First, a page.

This comic is from 1930 and about the smallpox vaccine, but it is also 100% from this past year and about Right Now. (The second guy is labelled “Faddist,” which Snopes explains is “a largely archaic word that describes people who turn to alternative or niche health trends, especially diets, in a way that neglects or contradicts mainstream scientific advice.” i.e., anyone taking horse dewormer or insisting on hydroxychloroquine while rejecting the vaccine.)
Just a brief reflection on First Days at school. I wrote this back in 2017, when my youngest began kindergarten. I posted it now, because after 406 with no in-person school, it’s taken me a month to process that her first day of the school year came and went without dire consequences.
This old essay begins like so:
Tuesday was my daughter’s first day of kindergarten. At 4:20, when her bus finally arrived, she didn’t get off.
The driver checked, first calling out from the front, then shushing all of the kids and calling out again, then finally going seat to seat down the length of the big yellow bus.
My daughter wasn’t there.
Don’t worry—this is an “all’s well that ends” situation…from First Days (or “To Hell with Mitch Albom and his Bullshit Flat-Earth Nostalgia”)
It goes on from there. And, no, I have no clue why I chose to defame Mitch Albom in the title of this pieces. I never mention him in the entire essay. He must have just pissed me off that day. Dude does that.
This is a real illustration for a real patent really filed by (and granted to) Eddie Van Halen—yes, that Eddie Van Halen of the band Van Halen, may his memory be for a blessing.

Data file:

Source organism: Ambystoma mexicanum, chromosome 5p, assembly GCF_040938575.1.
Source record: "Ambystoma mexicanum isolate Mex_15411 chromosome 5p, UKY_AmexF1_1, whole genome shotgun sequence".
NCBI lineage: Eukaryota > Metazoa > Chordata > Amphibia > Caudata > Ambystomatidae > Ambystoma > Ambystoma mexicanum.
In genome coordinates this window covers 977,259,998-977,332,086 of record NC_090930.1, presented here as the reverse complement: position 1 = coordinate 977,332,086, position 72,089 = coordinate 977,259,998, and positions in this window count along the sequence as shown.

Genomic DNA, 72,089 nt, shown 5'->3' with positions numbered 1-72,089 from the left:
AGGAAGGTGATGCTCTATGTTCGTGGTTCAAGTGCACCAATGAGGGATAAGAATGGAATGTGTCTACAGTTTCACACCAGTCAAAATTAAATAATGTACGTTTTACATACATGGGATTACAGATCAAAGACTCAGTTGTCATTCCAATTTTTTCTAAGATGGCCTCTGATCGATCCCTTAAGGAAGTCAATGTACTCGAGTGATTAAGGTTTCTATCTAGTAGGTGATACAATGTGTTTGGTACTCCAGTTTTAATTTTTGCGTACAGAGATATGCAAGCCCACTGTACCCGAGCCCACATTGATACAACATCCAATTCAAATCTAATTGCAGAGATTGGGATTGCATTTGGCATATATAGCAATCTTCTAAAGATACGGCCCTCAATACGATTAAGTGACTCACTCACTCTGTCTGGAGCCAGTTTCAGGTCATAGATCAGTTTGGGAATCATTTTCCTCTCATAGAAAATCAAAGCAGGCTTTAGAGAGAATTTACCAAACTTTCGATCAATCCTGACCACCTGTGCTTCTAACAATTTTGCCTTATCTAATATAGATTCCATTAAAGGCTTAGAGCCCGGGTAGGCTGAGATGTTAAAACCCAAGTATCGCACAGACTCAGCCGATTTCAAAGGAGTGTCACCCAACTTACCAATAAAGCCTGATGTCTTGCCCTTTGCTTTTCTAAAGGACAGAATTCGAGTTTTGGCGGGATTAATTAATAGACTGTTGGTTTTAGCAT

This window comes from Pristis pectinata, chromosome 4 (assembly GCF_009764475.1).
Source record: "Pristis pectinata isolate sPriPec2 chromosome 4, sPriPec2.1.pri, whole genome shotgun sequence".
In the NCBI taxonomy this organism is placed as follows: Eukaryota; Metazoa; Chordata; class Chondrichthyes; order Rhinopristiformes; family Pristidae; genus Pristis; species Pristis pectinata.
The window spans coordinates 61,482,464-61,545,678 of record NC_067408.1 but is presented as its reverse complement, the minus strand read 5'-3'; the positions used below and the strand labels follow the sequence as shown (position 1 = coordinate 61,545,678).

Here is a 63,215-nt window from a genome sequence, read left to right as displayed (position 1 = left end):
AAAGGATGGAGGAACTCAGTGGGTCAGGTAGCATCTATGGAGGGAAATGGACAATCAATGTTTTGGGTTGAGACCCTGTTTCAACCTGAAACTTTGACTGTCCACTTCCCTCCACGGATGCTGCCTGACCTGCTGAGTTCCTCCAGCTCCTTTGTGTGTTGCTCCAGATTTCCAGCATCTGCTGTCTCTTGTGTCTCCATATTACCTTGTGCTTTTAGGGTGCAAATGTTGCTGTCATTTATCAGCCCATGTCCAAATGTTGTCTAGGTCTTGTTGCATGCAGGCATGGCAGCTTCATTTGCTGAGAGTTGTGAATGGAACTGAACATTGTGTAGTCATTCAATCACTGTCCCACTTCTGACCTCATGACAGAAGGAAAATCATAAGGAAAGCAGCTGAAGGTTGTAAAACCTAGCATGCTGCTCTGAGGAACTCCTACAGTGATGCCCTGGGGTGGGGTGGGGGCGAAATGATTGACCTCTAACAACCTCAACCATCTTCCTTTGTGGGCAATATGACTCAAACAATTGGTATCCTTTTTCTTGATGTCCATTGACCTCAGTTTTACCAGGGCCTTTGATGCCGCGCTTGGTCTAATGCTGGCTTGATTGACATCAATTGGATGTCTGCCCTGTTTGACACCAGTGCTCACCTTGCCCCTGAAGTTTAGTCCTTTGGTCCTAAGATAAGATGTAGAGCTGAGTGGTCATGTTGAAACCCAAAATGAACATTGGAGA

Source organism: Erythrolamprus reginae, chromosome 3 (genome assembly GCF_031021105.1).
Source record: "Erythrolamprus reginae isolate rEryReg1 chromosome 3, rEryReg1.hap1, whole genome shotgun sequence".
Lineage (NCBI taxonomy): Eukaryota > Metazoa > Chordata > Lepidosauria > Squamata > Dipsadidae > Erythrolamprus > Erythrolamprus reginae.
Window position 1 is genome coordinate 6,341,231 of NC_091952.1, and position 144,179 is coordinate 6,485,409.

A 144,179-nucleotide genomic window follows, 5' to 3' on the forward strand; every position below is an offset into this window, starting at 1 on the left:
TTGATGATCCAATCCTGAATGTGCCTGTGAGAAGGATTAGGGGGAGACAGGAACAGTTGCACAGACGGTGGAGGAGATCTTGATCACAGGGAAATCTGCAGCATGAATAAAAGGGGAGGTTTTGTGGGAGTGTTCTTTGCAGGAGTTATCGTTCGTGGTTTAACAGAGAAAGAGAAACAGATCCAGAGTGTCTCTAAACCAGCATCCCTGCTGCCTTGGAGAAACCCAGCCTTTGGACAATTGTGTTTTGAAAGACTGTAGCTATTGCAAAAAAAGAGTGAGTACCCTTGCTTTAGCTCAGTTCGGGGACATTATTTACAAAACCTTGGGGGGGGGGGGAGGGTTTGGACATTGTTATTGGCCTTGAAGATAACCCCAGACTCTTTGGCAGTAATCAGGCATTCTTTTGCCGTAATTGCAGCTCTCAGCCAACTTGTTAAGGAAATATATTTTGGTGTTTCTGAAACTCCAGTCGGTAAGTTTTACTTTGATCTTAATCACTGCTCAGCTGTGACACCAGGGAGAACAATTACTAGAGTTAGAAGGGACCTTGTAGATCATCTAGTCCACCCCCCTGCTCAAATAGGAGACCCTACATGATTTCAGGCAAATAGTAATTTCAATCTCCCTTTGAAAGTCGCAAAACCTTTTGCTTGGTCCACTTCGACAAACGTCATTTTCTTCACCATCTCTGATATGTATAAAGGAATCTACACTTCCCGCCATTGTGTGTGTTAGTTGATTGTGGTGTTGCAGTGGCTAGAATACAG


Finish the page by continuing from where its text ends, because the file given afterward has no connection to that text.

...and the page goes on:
(FUN FACT: The above video has not “aged poorly”; it was exactly as offensive in 1984 as it is today. Also, still hella catchy.)
The question for me is this: Does Facebook provide anywhere near the social value to justify what this man suffered? Does it provide enough value to justify the suffering of the likely thousands of workers who Facebook employees to protect us from Facebook?
As you reflect on this, you probably want to check out The Facebook Files, an ongoing investigative series from the Wall Street Journal (articles are paywalled, but the related podcasts are free and worth your time and attention).
Plainly put, Facebook profits from hate and misery. Further reads:
- “People are more anti-vaccine if they get their COVID news from Facebook than from Fox News, data shows”
- “Social media platforms are failing to monitor anti-Semitism, two reports say.”
- Failure to Protect: How Tech Giants Fail to Act on User Reports of Antisemtism